This work presents a new technique for discriminating between alpha particles of different energy levels. In a first study, two groups of alpha particles emitted from radium-226 and americium-241 sources were successfully separated using a CR-39 microfilm of appropriate thickness. This thickness was adjusted by chemical etching before and after irradiation so that lower-energy particles were stopped within the detector, while higher-energy particles were revealed on the back side of the detector. The number of tracks on the front side of the microfilm represented all alpha particles incident on that side from the two sources. However, the number of tracks on the back side of the microfilm represented only the long-range alpha particles of higher energy that arrived at that side. Therefore, by subtracting the number of tracks on the back side from the number of tracks on the front side, one could easily determine the number of tracks for the short-range alpha particles of lower energy that remained embedded in the microfilm. Discrimination of the two energy levels is thus achieved in a simple, fast, and reliable process.

  19. An investigation of the usability of sound recognition for source separation of packaging wastes in reverse vending machines.

    Science.gov (United States)

    Korucu, M Kemal; Kaplan, Özgür; Büyük, Osman; Güllü, M Kemal

    2016-10-01

    In this study, we investigate the usability of sound recognition for source separation of packaging wastes in reverse vending machines (RVMs). For this purpose, an experimental setup equipped with a sound recording mechanism was prepared. Packaging waste sounds generated by three physical impacts such as free falling, pneumatic hitting and hydraulic crushing were separately recorded using two different microphones. To classify the waste types and sizes based on sound features of the wastes, a support vector machine (SVM) and a hidden Markov model (HMM) based sound classification systems were developed. In the basic experimental setup in which only free falling impact type was considered, SVM and HMM systems provided 100% classification accuracy for both microphones. In the expanded experimental setup which includes all three impact types, material type classification accuracies were 96.5% for dynamic microphone and 97.7% for condenser microphone. When both the material type and the size of the wastes were classified, the accuracy was 88.6% for the microphones. The modeling studies indicated that hydraulic crushing impact type recordings were very noisy for an effective sound recognition application. In the detailed analysis of the recognition errors, it was observed that most of the errors occurred in the hitting impact type. According to the experimental results, it can be said that the proposed novel approach for the separation of packaging wastes could provide a high classification performance for RVMs. Copyright © 2016 Elsevier Ltd. All rights reserved.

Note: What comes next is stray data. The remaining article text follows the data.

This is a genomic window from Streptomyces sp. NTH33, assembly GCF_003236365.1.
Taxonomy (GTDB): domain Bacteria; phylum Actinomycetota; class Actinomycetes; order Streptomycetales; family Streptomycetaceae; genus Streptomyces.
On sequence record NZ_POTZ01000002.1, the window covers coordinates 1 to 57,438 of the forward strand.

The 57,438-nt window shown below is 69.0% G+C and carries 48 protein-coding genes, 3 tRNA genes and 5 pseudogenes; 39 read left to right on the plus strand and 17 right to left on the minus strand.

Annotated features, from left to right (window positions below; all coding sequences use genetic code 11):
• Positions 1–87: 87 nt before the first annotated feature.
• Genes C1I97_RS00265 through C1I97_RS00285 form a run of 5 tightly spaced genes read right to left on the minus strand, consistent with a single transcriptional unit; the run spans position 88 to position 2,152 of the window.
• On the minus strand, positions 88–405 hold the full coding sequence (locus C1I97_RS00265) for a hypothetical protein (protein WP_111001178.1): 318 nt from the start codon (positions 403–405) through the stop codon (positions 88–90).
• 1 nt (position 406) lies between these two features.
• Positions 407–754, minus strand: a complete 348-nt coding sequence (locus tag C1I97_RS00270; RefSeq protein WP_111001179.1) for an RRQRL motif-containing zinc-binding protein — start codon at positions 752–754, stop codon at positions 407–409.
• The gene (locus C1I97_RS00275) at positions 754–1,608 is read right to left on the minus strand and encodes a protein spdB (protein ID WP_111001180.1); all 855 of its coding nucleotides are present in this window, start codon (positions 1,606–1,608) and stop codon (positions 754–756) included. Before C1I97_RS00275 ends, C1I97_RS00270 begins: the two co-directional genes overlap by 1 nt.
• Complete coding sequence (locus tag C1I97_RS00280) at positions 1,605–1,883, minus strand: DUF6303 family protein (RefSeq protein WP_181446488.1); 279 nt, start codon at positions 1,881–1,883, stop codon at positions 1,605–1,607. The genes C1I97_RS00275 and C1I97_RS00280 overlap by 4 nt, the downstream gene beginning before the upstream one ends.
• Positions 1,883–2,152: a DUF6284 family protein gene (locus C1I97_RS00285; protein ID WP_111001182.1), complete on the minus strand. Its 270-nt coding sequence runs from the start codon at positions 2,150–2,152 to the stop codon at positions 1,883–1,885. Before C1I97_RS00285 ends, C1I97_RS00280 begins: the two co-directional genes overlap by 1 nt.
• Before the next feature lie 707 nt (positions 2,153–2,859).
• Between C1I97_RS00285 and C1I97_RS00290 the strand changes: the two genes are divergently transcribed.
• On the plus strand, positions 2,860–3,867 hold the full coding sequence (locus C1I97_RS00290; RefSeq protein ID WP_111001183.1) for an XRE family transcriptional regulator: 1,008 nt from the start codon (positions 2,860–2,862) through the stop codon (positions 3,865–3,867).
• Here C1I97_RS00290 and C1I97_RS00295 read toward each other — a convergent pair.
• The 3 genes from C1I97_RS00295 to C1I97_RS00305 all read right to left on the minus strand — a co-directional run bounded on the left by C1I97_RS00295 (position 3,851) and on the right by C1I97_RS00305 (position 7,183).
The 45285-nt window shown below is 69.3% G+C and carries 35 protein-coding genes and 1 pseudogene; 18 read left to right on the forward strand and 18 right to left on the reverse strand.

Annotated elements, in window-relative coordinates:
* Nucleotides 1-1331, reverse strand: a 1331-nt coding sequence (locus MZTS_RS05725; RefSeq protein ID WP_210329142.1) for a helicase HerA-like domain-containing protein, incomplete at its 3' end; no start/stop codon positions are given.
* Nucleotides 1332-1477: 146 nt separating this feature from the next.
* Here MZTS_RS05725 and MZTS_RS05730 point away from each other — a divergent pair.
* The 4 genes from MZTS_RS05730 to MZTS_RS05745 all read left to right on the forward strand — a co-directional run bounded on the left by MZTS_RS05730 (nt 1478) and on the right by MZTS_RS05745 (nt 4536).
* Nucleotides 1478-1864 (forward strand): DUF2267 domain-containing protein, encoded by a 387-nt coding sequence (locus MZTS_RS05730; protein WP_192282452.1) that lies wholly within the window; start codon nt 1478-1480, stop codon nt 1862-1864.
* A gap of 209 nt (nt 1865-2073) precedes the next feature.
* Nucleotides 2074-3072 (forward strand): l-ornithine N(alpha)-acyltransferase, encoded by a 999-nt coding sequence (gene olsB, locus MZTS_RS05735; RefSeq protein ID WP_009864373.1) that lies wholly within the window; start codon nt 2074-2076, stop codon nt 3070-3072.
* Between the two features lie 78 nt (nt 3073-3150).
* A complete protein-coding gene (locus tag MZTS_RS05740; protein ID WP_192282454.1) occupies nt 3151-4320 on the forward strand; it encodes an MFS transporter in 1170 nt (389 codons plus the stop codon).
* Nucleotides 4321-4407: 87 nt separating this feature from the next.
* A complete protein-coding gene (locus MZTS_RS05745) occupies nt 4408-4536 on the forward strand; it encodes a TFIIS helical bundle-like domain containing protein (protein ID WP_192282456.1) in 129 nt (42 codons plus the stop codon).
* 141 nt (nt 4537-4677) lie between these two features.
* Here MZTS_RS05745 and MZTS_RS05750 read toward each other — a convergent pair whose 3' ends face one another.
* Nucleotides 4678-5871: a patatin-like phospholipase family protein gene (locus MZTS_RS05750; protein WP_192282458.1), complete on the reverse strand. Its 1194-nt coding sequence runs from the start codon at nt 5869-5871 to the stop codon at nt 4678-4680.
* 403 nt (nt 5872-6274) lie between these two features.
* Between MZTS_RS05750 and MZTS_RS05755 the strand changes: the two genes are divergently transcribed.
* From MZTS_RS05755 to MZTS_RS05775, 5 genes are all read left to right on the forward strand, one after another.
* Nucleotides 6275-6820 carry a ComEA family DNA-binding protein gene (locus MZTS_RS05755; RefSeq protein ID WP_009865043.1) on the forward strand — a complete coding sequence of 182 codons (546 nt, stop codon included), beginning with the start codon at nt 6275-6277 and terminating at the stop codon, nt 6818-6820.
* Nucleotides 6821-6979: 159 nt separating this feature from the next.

20. Combination of magnetic parameters: an efficient way to discriminate soil-contamination sources (south France)

    International Nuclear Information System (INIS)

    Lecoanet, H.; Leveque, F.; Ambrosi, J.-P.

    2003-01-01

    Biplots combining magnetic parameters allow identification of different pollutant emission sources. - Biplots combining magnetic parameters allow to identification and differentiation different pollutant emission sources. A major problem in soil pollution is the characterization of the relative contributions of different anthropogenic particles sources. This paper demonstrates the efficiency of magnetic techniques to provide identification and differentiation of contaminating emission sources. About 100 soil samples were collected across a mixed agricultural and industrial area (Crau plain/Berre-Fos basin) in southern France. Nine soil profiles were realized. They are aligned along a transect, from the Mediterranean cost to the north. Measurements of initial magnetic susceptibility (χ) and remanent magnetization (ARM, IRM) have been carried out at room temperature. Several ratios of magnetic parameters were calculated and tested. Bivariate analyses allow to characterize different pollution sources and graphic results suggest three dominant contributions originated from road traffic, airport and steel industry. Moreover, magnetic grain-size discrimination between surface-soil samples and bottom-soil samples is obtained. An increase of hard magnetic components from topsoil towards the bottom of the profiles is evidenced